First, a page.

The effects of physiology and behaviour on the near-bottom distributions of Karenia brevis on the West Florida shelf: a numerical study
AbstractThe distribution of near-bottom populations of Karenia brevis depends on both cell physiology and behaviour. The migration distance of cells, and the subsequent exposure to light, may vary as a result of the nocturnal
uptake of nitrate. The adaptive advantage of higher nocturnal uptake rates and upward migration is evident in clear deep (90m) water columns as well as in shallower (30m), more turbid water columns. In deeper offshore environments, migrating cells with high nocturnal uptake rates are able to access light levels needed to compensate growth, whereas migrating cells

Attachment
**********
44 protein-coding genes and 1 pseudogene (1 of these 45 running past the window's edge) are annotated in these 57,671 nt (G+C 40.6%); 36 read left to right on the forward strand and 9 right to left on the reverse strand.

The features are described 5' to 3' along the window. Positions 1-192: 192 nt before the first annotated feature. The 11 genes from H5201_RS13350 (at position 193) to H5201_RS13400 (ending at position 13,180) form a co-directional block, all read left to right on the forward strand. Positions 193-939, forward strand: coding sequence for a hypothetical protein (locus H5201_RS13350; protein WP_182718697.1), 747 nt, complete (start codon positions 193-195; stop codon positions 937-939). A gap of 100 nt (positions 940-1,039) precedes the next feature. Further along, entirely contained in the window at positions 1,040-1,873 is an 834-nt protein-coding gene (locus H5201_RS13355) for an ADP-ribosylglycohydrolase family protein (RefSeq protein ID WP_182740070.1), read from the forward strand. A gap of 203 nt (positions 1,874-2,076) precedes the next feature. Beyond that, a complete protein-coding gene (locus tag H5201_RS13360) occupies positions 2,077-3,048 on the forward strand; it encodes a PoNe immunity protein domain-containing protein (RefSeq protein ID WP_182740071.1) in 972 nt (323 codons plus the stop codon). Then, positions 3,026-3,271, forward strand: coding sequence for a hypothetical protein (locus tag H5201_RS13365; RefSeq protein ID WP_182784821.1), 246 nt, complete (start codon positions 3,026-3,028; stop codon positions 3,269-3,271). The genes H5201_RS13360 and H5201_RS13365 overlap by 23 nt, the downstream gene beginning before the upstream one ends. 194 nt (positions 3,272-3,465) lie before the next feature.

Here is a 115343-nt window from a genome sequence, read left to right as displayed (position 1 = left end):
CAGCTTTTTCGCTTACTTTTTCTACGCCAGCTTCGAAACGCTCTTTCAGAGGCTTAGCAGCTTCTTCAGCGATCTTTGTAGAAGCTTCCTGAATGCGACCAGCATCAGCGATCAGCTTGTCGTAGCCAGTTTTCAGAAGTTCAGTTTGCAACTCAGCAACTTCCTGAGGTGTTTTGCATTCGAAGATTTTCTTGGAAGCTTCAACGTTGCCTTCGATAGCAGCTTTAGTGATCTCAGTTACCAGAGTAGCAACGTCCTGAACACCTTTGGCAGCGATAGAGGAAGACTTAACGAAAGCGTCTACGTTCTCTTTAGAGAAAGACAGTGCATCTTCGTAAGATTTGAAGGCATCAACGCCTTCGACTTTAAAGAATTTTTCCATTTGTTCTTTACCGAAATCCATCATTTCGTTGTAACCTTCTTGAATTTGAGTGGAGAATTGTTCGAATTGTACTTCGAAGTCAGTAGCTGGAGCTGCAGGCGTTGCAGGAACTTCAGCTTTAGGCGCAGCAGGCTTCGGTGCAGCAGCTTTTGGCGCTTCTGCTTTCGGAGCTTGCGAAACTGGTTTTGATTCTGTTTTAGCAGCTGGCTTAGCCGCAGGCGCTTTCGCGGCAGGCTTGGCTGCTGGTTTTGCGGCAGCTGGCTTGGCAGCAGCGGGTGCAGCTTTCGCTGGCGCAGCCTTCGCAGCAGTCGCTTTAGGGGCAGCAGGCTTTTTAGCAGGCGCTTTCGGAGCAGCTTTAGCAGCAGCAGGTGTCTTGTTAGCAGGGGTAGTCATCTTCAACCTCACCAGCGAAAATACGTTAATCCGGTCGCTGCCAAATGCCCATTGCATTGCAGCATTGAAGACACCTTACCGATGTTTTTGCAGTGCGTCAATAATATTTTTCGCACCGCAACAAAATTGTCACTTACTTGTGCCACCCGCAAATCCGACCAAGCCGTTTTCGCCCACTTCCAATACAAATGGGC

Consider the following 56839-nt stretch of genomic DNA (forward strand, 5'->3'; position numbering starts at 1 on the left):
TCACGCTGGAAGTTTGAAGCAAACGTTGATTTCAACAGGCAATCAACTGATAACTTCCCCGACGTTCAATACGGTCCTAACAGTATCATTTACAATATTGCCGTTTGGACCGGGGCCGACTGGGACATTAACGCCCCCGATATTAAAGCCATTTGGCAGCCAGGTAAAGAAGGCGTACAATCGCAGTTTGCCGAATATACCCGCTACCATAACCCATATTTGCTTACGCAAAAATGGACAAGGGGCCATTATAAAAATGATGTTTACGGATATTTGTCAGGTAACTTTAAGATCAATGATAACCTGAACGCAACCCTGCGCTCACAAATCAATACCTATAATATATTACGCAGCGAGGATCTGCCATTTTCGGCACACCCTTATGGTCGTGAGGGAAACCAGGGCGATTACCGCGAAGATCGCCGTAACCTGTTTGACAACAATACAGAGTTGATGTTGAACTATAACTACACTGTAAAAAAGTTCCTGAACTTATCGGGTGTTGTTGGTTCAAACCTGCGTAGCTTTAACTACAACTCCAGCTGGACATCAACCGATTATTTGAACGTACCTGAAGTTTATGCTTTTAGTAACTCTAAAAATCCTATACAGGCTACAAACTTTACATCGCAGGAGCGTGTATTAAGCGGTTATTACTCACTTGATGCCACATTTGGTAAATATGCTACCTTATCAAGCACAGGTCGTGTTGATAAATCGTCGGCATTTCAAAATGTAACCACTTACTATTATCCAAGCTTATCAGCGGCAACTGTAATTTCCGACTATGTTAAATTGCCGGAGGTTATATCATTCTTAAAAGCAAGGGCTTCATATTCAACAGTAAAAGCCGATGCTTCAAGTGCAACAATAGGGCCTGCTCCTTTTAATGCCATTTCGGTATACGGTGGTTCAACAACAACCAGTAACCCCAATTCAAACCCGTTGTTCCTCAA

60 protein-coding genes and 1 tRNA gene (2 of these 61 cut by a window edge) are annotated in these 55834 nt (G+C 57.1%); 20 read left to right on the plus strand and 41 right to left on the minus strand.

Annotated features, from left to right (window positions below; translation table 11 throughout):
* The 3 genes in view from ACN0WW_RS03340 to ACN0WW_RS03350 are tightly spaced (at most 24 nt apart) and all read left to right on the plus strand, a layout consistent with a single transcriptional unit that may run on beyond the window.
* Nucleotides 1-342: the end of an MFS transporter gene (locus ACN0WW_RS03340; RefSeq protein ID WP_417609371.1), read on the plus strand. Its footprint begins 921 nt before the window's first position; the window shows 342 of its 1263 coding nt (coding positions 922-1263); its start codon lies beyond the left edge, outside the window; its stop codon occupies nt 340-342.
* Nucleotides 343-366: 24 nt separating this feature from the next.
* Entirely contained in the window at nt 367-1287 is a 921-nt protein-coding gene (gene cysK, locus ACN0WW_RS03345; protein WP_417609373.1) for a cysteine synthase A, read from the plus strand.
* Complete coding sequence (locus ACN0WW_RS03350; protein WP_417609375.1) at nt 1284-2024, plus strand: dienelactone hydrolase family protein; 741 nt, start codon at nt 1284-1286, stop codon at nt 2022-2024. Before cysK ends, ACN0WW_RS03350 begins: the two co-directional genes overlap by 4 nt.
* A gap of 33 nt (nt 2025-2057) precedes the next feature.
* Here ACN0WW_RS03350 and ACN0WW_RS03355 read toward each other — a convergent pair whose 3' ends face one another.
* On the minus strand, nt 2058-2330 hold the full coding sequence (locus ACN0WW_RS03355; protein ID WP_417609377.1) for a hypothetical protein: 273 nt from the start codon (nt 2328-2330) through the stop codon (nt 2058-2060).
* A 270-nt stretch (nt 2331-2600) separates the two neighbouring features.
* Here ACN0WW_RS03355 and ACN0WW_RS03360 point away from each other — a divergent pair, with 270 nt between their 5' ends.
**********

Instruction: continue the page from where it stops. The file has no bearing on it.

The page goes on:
with slow nocturnal uptake rates or non-migrating cells cannot access the minimum light levels needed for growth. In shallow, more turbid environments, migrating cells access between 35% and 67% of the light
needed to saturate growth, whereas cells that do not migrate are only exposed to 6% of the light needed to saturate growth. Vertical migration may not only extend the depth distribution of K. brevis but also provide an
adaptation to persist in more turbid nearshore waters.